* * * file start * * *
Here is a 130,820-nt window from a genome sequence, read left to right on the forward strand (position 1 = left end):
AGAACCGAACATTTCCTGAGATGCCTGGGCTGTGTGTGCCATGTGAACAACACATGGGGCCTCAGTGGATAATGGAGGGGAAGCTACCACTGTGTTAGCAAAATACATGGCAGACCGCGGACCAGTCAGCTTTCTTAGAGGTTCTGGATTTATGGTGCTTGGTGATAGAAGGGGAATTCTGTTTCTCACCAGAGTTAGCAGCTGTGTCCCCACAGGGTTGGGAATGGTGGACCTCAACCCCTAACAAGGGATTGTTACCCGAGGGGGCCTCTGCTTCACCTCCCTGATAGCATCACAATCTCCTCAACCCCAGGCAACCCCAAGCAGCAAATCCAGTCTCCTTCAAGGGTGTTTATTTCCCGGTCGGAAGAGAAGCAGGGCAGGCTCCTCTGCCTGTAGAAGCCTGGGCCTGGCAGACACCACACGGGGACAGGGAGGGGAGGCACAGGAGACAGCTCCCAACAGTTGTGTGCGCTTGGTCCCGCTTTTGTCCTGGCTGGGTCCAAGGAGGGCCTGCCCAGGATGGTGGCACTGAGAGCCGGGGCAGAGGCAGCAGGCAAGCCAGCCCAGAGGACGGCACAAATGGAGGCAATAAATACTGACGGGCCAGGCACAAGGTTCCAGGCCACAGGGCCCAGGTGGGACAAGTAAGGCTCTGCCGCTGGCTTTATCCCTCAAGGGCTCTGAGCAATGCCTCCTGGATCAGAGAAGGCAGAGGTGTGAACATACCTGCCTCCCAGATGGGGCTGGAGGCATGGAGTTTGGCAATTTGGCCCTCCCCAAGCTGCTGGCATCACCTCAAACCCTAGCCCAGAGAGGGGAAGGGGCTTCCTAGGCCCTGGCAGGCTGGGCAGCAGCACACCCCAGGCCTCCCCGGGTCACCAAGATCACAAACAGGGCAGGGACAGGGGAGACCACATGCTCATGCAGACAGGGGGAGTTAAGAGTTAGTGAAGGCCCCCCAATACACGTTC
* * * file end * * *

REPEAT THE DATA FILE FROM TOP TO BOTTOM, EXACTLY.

Here is a 130,820-nt window from a genome sequence, read left to right on the forward strand (position 1 = left end):
AGAACCGAACATTTCCTGAGATGCCTGGGCTGTGTGTGCCATGTGAACAACACATGGGGCCTCAGTGGATAATGGAGGGGAAGCTACCACTGTGTTAGCAAAATACATGGCAGACCGCGGACCAGTCAGCTTTCTTAGAGGTTCTGGATTTATGGTGCTTGGTGATAGAAGGGGAATTCTGTTTCTCACCAGAGTTAGCAGCTGTGTCCCCACAGGGTTGGGAATGGTGGACCTCAACCCCTAACAAGGGATTGTTACCCGAGGGGGCCTCTGCTTCACCTCCCTGATAGCATCACAATCTCCTCAACCCCAGGCAACCCCAAGCAGCAAATCCAGTCTCCTTCAAGGGTGTTTATTTCCCGGTCGGAAGAGAAGCAGGGCAGGCTCCTCTGCCTGTAGAAGCCTGGGCCTGGCAGACACCACACGGGGACAGGGAGGGGAGGCACAGGAGACAGCTCCCAACAGTTGTGTGCGCTTGGTCCCGCTTTTGTCCTGGCTGGGTCCAAGGAGGGCCTGCCCAGGATGGTGGCACTGAGAGCCGGGGCAGAGGCAGCAGGCAAGCCAGCCCAGAGGACGGCACAAATGGAGGCAATAAATACTGACGGGCCAGGCACAAGGTTCCAGGCCACAGGGCCCAGGTGGGACAAGTAAGGCTCTGCCGCTGGCTTTATCCCTCAAGGGCTCTGAGCAATGCCTCCTGGATCAGAGAAGGCAGAGGTGTGAACATACCTGCCTCCCAGATGGGGCTGGAGGCATGGAGTTTGGCAATTTGGCCCTCCCCAAGCTGCTGGCATCACCTCAAACCCTAGCCCAGAGAGGGGAAGGGGCTTCCTAGGCCCTGGCAGGCTGGGCAGCAGCACACCCCAGGCCTCCCCGGGTCACCAAGATCACAAACAGGGCAGGGACAGGGGAGACCACATGCTCATGCAGACAGGGGGAGTTAAGAGTTAGTGAAGGCCCCCCAATACACGTTC